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Will US growth shocks hit emerging markets?

ProDentim

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By Natalia Gurushina
Chief Economist, Emerging Markets Fixed Income

Headwinds to US growth could be strong, but emerging market trade exposure to the US varies widely, and many emerging markets can benefit from China’s stronger rebound.

US slowdown

The flash estimate for US GDP growth in the first quarter was much weaker than expected, slowing to 1.1% qoq annualized from 1.9% expected. Although the release had no discernible impact on market expectations for next month’s rate hike by the US Federal Reserve (implied probability around 88%), it raised questions about potential implications for emerging markets (EM), especially if weak US growth persists due to tighter credit conditions.

Relocation near Mexico

There are many ways to assess the impact of exogenous shocks on growth – one of them is to look at transmission through commercial channels. The chart below shows the share of exports to the US from major emerging markets as a percentage of their respective GDP. Mexico stands out on this metric, and it remains to be seen whether the offshoring story – which is a great longer-term investing theme – will help protect the economy (and the Mexican peso) in the coming months. come.

Growth in emerging markets and rebound in China

Central European countries and Brazil seem significantly less exposed via trade channels – the former are linked to Europe (which is why we’re keeping an eye on tomorrow’s Q1 flash GDP printout) and the second is a more closed economy than Mexico. Several Asian economies also have significant trade exposure to the United States, but their strongest correlation with China’s rebound should help mitigate the negative impact headwinds to potential growth in the United States. Stay tuned !

Chart at a Glance: Emerging Market Exports to the US – Top 10, Bottom 10

Chart at a Glance: Emerging Market Exports to the US - Top 10, Bottom 10
Source: VanEck research; Bloomberg LP.

Initially published by VanEck on April 27, 2023.

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PMI – Purchasing Managers Index: economic indicators drawn from monthly surveys of private sector enterprises. A reading above 50 indicates expansion and a reading below 50 indicates contraction; ISM – Institute of Supply Management PMI: ISM publishes an index based on more than 400 surveys of purchasing and supply managers; in both manufacturing and non-manufacturing industries; CPI Consumer Price Index: an index of the change in prices paid by typical consumers for retail goods and other items; PPI – Producer Price Index: a family of indices that measures the average change in selling prices received by domestic producers of goods and services over time; PCE inflation – Personal consumption expenditure price index: a measure of US inflation, tracking changes in the prices of goods and services purchased by consumers across the economy; MSCI-Morgan Stanley Capital International: a US provider of equities, fixed income, hedge fund stock indices and equity portfolio analysis tools; VIX – CBOE Volatility Index: an index created by the Chicago Board Options Exchange (CBOE), which shows market expectations for 30-day volatility. It is constructed using implied volatilities on S&P 500 index options; GBI-EM – JP Morgan Government Bond Index – Emerging Markets: comprehensive emerging market debt benchmarks that track local currency bonds issued by emerging market governments; EMBI – JP Morgan Emerging Markets Bond Index: JP Morgan index of sovereign bonds denominated in dollars issued by a selection of emerging countries; EMBIG – JP Morgan Emerging Markets Global Bond Index: tracks the total returns of external debt instruments traded in emerging markets.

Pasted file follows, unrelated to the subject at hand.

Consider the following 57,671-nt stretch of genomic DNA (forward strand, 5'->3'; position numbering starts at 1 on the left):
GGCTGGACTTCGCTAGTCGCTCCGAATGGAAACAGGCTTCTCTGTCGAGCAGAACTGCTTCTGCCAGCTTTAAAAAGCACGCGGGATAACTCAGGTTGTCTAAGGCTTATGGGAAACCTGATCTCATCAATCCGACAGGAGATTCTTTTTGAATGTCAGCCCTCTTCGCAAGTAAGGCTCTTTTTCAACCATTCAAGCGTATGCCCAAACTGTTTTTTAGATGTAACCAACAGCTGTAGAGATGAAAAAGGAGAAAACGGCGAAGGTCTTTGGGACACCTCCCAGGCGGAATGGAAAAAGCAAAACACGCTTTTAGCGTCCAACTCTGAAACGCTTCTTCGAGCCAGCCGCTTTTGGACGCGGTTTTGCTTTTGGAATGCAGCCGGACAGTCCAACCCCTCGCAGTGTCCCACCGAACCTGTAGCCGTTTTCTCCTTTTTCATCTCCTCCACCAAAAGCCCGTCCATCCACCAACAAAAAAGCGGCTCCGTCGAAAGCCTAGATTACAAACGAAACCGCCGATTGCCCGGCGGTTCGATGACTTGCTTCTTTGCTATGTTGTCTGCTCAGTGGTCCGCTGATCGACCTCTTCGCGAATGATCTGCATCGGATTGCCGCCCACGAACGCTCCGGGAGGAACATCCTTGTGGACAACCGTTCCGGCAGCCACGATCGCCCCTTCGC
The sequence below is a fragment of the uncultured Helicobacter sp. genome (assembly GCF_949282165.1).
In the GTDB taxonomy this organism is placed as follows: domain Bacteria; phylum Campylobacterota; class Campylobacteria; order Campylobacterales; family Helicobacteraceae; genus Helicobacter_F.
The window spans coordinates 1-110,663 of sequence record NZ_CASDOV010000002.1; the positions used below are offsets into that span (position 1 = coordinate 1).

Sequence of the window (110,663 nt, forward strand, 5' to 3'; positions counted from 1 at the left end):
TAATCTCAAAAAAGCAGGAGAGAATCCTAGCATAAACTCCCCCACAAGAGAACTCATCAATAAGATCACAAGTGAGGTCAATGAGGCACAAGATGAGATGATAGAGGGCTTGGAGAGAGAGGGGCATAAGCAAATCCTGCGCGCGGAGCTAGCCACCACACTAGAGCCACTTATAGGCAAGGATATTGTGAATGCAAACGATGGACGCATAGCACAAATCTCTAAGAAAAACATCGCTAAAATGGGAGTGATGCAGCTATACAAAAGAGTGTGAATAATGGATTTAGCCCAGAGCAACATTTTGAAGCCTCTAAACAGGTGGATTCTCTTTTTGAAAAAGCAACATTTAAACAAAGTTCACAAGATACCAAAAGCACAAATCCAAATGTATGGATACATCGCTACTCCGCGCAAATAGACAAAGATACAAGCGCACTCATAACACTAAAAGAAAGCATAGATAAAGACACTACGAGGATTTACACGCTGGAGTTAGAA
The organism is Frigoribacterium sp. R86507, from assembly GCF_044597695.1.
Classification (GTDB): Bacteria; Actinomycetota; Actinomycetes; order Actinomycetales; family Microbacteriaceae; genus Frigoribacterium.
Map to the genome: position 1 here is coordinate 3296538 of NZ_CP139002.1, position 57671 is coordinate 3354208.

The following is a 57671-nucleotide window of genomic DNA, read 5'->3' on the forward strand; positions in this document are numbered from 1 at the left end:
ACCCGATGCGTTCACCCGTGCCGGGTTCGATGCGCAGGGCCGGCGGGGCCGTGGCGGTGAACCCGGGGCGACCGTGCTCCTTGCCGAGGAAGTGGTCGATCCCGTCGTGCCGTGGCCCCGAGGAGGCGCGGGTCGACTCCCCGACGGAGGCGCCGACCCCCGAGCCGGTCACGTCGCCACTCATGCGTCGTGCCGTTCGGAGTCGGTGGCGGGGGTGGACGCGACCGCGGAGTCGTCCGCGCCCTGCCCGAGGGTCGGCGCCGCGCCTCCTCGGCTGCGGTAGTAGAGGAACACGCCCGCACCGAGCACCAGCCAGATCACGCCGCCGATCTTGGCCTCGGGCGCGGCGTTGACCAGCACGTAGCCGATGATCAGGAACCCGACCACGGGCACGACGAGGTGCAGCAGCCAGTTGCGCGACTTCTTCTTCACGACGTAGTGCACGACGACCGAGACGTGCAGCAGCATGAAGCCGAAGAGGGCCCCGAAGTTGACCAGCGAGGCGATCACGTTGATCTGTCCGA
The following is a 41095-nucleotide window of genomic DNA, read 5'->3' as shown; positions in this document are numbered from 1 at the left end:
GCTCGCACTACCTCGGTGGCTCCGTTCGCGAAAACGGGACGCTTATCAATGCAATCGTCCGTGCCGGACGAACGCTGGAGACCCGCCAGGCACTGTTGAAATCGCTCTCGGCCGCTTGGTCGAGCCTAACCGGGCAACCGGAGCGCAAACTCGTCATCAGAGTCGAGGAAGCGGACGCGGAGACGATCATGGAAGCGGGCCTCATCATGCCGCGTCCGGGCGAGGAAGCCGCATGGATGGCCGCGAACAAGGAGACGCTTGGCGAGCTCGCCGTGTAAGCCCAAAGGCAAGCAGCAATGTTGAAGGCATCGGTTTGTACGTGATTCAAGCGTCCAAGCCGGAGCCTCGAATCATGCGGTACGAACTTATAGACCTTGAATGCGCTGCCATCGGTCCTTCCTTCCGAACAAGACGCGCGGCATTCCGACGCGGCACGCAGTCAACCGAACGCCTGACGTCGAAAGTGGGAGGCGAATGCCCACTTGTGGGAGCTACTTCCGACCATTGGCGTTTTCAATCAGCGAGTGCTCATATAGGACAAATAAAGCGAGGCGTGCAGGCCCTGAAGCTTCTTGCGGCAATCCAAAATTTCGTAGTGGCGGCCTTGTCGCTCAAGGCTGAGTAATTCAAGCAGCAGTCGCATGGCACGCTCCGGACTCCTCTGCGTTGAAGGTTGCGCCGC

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Investing in international markets involves risks such as currency fluctuation, regulatory risks, economic and political instability. Emerging markets involve increased risks related to the same factors as well as increased volatility, lower trading volume and less liquidity. Emerging markets may have greater custodial and operational risks, and less developed legal and accounting systems than developed markets.

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